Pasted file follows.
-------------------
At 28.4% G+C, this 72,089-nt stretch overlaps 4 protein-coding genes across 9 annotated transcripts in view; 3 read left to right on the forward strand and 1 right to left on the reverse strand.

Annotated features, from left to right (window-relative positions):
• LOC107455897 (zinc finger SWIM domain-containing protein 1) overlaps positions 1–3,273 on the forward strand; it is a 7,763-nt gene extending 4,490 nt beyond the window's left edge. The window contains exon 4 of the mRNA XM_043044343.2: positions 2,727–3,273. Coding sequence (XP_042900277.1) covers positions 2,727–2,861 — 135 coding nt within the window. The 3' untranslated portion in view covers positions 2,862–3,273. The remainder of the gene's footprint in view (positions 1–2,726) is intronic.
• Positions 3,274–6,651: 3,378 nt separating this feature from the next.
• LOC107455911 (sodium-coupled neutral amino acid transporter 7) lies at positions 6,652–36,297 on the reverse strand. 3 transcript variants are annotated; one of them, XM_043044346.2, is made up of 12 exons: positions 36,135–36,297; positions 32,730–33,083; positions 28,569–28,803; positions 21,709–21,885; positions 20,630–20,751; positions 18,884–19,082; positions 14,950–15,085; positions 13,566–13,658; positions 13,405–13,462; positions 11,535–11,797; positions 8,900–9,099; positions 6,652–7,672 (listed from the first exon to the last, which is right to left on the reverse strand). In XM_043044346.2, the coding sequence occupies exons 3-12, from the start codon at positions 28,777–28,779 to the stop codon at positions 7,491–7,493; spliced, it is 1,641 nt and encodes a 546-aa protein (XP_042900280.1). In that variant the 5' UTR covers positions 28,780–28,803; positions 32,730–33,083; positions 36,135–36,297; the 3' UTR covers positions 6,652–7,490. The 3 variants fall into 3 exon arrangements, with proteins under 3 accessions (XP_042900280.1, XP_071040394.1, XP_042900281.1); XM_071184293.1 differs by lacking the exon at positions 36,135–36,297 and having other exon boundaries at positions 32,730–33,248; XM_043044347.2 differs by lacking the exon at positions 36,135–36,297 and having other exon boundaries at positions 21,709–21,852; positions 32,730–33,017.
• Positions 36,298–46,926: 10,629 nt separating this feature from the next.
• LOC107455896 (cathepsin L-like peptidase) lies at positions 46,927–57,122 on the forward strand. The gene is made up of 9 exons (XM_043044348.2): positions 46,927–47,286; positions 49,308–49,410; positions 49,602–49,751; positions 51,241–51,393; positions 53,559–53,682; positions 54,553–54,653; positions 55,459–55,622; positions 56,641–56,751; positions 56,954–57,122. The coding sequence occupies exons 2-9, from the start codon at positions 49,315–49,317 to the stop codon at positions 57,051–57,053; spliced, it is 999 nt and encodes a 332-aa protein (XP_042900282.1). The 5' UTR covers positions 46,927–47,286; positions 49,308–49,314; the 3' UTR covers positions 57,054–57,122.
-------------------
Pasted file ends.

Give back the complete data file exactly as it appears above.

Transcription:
At 28.4% G+C, this 72,089-nt stretch overlaps 4 protein-coding genes across 9 annotated transcripts in view; 3 read left to right on the forward strand and 1 right to left on the reverse strand.

Annotated features, from left to right (window-relative positions):
• LOC107455897 (zinc finger SWIM domain-containing protein 1) overlaps positions 1–3,273 on the forward strand; it is a 7,763-nt gene extending 4,490 nt beyond the window's left edge. The window contains exon 4 of the mRNA XM_043044343.2: positions 2,727–3,273. Coding sequence (XP_042900277.1) covers positions 2,727–2,861 — 135 coding nt within the window. The 3' untranslated portion in view covers positions 2,862–3,273. The remainder of the gene's footprint in view (positions 1–2,726) is intronic.
• Positions 3,274–6,651: 3,378 nt separating this feature from the next.
• LOC107455911 (sodium-coupled neutral amino acid transporter 7) lies at positions 6,652–36,297 on the reverse strand. 3 transcript variants are annotated; one of them, XM_043044346.2, is made up of 12 exons: positions 36,135–36,297; positions 32,730–33,083; positions 28,569–28,803; positions 21,709–21,885; positions 20,630–20,751; positions 18,884–19,082; positions 14,950–15,085; positions 13,566–13,658; positions 13,405–13,462; positions 11,535–11,797; positions 8,900–9,099; positions 6,652–7,672 (listed from the first exon to the last, which is right to left on the reverse strand). In XM_043044346.2, the coding sequence occupies exons 3-12, from the start codon at positions 28,777–28,779 to the stop codon at positions 7,491–7,493; spliced, it is 1,641 nt and encodes a 546-aa protein (XP_042900280.1). In that variant the 5' UTR covers positions 28,780–28,803; positions 32,730–33,083; positions 36,135–36,297; the 3' UTR covers positions 6,652–7,490. The 3 variants fall into 3 exon arrangements, with proteins under 3 accessions (XP_042900280.1, XP_071040394.1, XP_042900281.1); XM_071184293.1 differs by lacking the exon at positions 36,135–36,297 and having other exon boundaries at positions 32,730–33,248; XM_043044347.2 differs by lacking the exon at positions 36,135–36,297 and having other exon boundaries at positions 21,709–21,852; positions 32,730–33,017.
• Positions 36,298–46,926: 10,629 nt separating this feature from the next.
• LOC107455896 (cathepsin L-like peptidase) lies at positions 46,927–57,122 on the forward strand. The gene is made up of 9 exons (XM_043044348.2): positions 46,927–47,286; positions 49,308–49,410; positions 49,602–49,751; positions 51,241–51,393; positions 53,559–53,682; positions 54,553–54,653; positions 55,459–55,622; positions 56,641–56,751; positions 56,954–57,122. The coding sequence occupies exons 2-9, from the start codon at positions 49,315–49,317 to the stop codon at positions 57,051–57,053; spliced, it is 999 nt and encodes a 332-aa protein (XP_042900282.1). The 5' UTR covers positions 46,927–47,286; positions 49,308–49,314; the 3' UTR covers positions 57,054–57,122.